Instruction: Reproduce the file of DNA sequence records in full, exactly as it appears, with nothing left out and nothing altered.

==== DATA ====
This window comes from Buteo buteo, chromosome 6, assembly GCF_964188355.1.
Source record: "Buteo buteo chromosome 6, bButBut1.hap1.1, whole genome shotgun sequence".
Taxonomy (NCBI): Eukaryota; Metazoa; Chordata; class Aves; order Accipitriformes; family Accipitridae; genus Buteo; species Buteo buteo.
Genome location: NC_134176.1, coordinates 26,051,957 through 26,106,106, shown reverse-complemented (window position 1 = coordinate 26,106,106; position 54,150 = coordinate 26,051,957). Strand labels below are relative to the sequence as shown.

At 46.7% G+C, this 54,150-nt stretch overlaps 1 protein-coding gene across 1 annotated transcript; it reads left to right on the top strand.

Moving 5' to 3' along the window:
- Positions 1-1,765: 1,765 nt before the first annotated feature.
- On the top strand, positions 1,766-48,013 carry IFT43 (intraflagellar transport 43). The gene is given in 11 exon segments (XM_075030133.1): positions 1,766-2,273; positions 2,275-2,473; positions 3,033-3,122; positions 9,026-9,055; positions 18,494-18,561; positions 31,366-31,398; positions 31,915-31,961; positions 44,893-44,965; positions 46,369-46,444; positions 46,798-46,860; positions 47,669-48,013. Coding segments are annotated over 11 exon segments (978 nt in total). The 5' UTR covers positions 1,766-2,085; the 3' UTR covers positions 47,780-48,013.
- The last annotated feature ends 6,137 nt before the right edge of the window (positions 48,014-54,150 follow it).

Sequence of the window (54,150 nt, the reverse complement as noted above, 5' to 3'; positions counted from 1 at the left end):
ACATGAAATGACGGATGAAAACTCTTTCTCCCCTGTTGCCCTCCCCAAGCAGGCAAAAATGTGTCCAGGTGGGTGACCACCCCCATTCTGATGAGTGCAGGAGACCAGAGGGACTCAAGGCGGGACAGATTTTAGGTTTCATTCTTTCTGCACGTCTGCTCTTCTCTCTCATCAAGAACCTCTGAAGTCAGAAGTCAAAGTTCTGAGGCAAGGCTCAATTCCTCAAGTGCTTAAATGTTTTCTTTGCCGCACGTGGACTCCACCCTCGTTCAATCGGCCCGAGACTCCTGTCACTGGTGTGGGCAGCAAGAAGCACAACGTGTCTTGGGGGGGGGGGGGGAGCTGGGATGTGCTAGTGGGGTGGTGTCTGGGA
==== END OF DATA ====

This window comes from Buteo buteo, chromosome 6, assembly GCF_964188355.1.
Source record: "Buteo buteo chromosome 6, bButBut1.hap1.1, whole genome shotgun sequence".
Taxonomy (NCBI): Eukaryota; Metazoa; Chordata; class Aves; order Accipitriformes; family Accipitridae; genus Buteo; species Buteo buteo.
Genome location: NC_134176.1, coordinates 26,051,957 through 26,106,106, shown reverse-complemented (window position 1 = coordinate 26,106,106; position 54,150 = coordinate 26,051,957). Strand labels below are relative to the sequence as shown.

At 46.7% G+C, this 54,150-nt stretch overlaps 1 protein-coding gene across 1 annotated transcript; it reads left to right on the top strand.

Moving 5' to 3' along the window:
- Positions 1-1,765: 1,765 nt before the first annotated feature.
- On the top strand, positions 1,766-48,013 carry IFT43 (intraflagellar transport 43). The gene is given in 11 exon segments (XM_075030133.1): positions 1,766-2,273; positions 2,275-2,473; positions 3,033-3,122; positions 9,026-9,055; positions 18,494-18,561; positions 31,366-31,398; positions 31,915-31,961; positions 44,893-44,965; positions 46,369-46,444; positions 46,798-46,860; positions 47,669-48,013. Coding segments are annotated over 11 exon segments (978 nt in total). The 5' UTR covers positions 1,766-2,085; the 3' UTR covers positions 47,780-48,013.
- The last annotated feature ends 6,137 nt before the right edge of the window (positions 48,014-54,150 follow it).

Sequence of the window (54,150 nt, the reverse complement as noted above, 5' to 3'; positions counted from 1 at the left end):
ACATGAAATGACGGATGAAAACTCTTTCTCCCCTGTTGCCCTCCCCAAGCAGGCAAAAATGTGTCCAGGTGGGTGACCACCCCCATTCTGATGAGTGCAGGAGACCAGAGGGACTCAAGGCGGGACAGATTTTAGGTTTCATTCTTTCTGCACGTCTGCTCTTCTCTCTCATCAAGAACCTCTGAAGTCAGAAGTCAAAGTTCTGAGGCAAGGCTCAATTCCTCAAGTGCTTAAATGTTTTCTTTGCCGCACGTGGACTCCACCCTCGTTCAATCGGCCCGAGACTCCTGTCACTGGTGTGGGCAGCAAGAAGCACAACGTGTCTTGGGGGGGGGGGGGGAGCTGGGATGTGCTAGTGGGGTGGTGTCTGGGA